We are enamored with it enough at this point that we would have adopted it even if we stayed on-premises. In fact, we still have an on-premises development environment (how that is maintained with abstraction layers so it can run both on-premises and with Azure PaaS is a whole another blog post that I won’t get into here) that runs on an on-premises installation of Service Fabric. With Service Fabric alleviating some of the complexity woes associated with making more granular microservice-style deployment, we considered moving to that scenario. However, looking at the memory footprint of each hosted service gave us pause for thought. We decided to stick with our existing model of grouping services into hosts that then would be the unit of deployment.
If I had to boil the steps involved down to a few bullet points:
- We created the concept of host model descriptors. Concretely, these are JSON files that describe how a host is constructed, what services are involved, how they call each other, and so on.
- We created a host generation mechanism that was part of the deployment tooling. This was able to read a host model descriptor along with pre-defined templates and on-the-fly generate Service Fabric service and application projects which could then be packaged up and published to Service Fabric.
- We created a script to read all our existing WCF host projects and convert them to host model descriptors.
- We needed an API gateway to expose the services running on the fabric. On top of this, we now had the added layer of mapping services to whatever hosts they were running on. This way, consumers of those services would not need to concern themselves with the host allocation and could simply address a service. In order to handle these needs and a bunch of others, we built a Router application that then became the public facing endpoint to all the services.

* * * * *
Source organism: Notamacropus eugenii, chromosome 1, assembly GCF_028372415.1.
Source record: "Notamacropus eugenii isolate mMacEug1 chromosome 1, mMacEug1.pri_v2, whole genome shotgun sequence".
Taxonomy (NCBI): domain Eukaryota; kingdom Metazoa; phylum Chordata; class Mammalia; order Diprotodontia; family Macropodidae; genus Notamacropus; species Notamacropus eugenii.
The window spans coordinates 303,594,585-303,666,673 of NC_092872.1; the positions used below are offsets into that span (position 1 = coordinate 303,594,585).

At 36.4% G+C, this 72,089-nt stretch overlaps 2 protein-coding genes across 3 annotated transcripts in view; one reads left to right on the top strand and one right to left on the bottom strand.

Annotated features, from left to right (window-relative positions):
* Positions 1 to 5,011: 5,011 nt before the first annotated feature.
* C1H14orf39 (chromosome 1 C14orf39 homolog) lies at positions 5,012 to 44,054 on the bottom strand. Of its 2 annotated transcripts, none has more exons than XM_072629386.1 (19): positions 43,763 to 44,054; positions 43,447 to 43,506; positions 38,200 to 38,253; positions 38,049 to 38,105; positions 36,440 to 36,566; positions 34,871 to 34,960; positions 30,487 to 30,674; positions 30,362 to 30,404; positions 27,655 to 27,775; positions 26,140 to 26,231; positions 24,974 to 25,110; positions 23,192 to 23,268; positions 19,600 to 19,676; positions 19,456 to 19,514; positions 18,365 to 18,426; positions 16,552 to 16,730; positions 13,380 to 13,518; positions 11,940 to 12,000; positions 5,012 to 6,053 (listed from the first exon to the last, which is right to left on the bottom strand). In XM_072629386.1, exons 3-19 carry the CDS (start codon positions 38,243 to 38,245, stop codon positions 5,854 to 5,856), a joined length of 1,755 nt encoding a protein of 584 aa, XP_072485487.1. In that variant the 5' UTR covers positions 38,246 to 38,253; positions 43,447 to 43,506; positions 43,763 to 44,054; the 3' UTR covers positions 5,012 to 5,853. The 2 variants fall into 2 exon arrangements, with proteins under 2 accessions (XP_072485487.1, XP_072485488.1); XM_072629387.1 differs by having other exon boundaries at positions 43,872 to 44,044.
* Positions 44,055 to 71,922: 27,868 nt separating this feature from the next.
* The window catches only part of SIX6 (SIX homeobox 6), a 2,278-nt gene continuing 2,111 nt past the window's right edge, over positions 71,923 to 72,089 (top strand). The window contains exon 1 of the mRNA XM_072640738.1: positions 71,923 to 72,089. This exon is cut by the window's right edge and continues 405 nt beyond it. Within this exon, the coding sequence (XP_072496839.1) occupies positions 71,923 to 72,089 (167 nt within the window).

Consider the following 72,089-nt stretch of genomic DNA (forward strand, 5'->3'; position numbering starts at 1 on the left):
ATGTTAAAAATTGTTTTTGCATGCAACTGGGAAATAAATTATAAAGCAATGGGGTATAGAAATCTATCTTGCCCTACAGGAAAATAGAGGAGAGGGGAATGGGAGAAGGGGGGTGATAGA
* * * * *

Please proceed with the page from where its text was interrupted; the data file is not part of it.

With all this in place, we could now take our existing services and without touching a line of business operation code, we could re-target them to run on Service Fabric. Pretty neat. In terms of security, while WS-Fed using WIF was serving us well, we had recognized that it was perhaps a bit too bloated and while it played well with WCF, our implementation of it, which included a homegrown STS based on it, required quite a bit of upkeep. Additionally, at the time there was not enough extension points on the WCF based listeners on Service Fabric.
All this and a creeping notion that WCF was on its way to becoming a dying technology soon) acted as catalysts for us to make the decision to ditch WCF, WIF and WS-Fed altogether in favor of a lightweight JSON-over-HTTPS based model running on OWIN/Katana with OAuth2 (specifically OpenID Connect) acting as the security protocol of choice. While this involved changes to application hosting, the big chunk of the effort was in rewriting the STS as an OWIN/Katana-based Angular app that used IdentityServer to handle OpenID Connect. While OpenID Connect would be the primary protocol, we still had parties that needed to get in via SAML - so we had to build adapters for that as well.
In terms of the UI, our frontend applications were ASP.NET MVC based with a hodgepodge of jQuery, Knockout here and there, etc. and were lacking in any common unifying pattern. The WIF integration also was a little too tight of a coupling for my liking. Since redoing our frontends on a core SPA driven pattern was always in our wish-list, this was the perfect time to do so since we would have to deal with removing WIF and integrating with our new OAuth2 based STS, and with hosting the frontends on the Service Fabric as well. We opted to go with AngularJS (1.x) as it was the best choice for us at the time (since then, for our newer efforts, we have evaluated the new Angular and React as well with the decision to be made soon). The makers of IdentityServer also provide a OIDC token manager that is built specifically for SPA applications to work with STS applications based on IdentityServer. We just had to build a few core modules and codify our patterns.
That’s quite enough for now. More to come in Part 2.